by Brian Awehali
Last year, while traveling in East Asia, I read a fascinating book, The Art of Not Being Governed: An Anarchist History of Upland Southeast Asia, by James C. Scott, a professor of Agrarian Studies at Yale University.
Scott’s book is roughly 100 million fugitives from state formation in Southeast Asia, who fled to the higher elevations– a region Scott calls Zomia that spans at least seven Asian countries and formed primarily oral, highly mobile cultures in which the fluid transformation of ethnic identities was commonplace.
Tibetans are Zomians. They are are, as I think almost everybody knows, long-term resisters against the Han Chinese empire. The Tibetans are fierce and lovely people who wish not to be told where or how to live. Their monks are known for many things, including sparking militant protest, as they did in March 2008 in Lhasa (elevation: 11,450ft) :
The book goes into a lot of details about people who escaped the realities of organized state societies: slavery, conscription, taxes, corvée labor, epidemics, and warfare, and it’s an instructive angle from which to view state-making and those who wish to avoid insofar as possible being subject to it.
Zomia does not appear on any official map, for it is merely metaphorical. Scott identifies it as “the largest remaining region of the world whose peoples have not yet been fully incorporated into nation-states.” Though the scholars who have imagined Zomia differ over its precise boundaries, Scott includes all the lands at altitudes above 300 meters stretching from the Central Highlands of Vietnam to northeastern India. That encompasses parts of Vietnam, Cambodia, Laos, Thailand, and Burma, as well as four provinces of China. Zomia’s 100 million residents are minority peoples “of truly bewildering ethnic and linguistic variety,” he writes. Among them are the Akha, Hmong, Karen, Lahu, Mien, and Wa.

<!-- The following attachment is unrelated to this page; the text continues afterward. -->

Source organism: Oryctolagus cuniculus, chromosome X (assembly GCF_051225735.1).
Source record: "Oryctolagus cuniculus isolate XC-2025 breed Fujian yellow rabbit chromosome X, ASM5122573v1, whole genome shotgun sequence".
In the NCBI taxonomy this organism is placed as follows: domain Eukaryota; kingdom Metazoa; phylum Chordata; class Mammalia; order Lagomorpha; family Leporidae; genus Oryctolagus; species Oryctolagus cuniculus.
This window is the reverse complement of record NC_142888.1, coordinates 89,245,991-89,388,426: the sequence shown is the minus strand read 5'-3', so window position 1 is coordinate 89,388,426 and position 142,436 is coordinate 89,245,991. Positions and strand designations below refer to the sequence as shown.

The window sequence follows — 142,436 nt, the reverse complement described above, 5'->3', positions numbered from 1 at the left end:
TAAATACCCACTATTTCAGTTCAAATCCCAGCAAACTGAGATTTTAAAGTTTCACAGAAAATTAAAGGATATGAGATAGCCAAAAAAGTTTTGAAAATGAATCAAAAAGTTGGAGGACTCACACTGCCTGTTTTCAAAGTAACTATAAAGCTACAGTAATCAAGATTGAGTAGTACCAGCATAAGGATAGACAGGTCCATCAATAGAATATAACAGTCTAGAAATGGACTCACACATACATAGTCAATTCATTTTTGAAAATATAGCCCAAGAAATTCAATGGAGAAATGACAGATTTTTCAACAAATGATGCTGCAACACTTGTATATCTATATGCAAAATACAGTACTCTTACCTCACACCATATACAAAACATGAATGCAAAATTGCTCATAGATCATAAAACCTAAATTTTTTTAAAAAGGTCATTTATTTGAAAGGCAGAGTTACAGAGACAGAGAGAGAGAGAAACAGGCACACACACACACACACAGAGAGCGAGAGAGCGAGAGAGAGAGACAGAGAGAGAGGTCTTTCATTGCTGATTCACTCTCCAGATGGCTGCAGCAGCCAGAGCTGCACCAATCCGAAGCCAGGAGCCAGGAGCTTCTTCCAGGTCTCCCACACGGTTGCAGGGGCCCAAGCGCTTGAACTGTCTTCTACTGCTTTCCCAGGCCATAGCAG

The Boston Globe Ideas section recently published a great piece called “The Mystery of Zomia” about the book. A short excerpt and link to the full piece, below:
What Zomia presents, Scott argues in his book… is nothing less than a refutation of the traditional narrative of steady civilizational progress, in which human life has improved as societies have grown larger and more complex. Instead, for many people through history, Scott argues, civilized life has been a burden and a menace.
“The reason why some people didn’t become civilized, why some people didn’t ‘develop,’ may not be a question of them not having the talent, or being backward and so on, but may be historically produced by their desire to avoid what they saw as the inconveniences of states,” says Scott.
The Chronicle of Higher Education has also weighed in recently with a great overview of various debates spawned by Scott’s book, including whether a Western scholar can claim, as Scott does, that many “ethnic” groups in the area he refers to as Zomia are actually just groups that fled state-making and became “ethnic” groups, and whether there’s any way for people wishing to remain self-determining to constructively engage state power.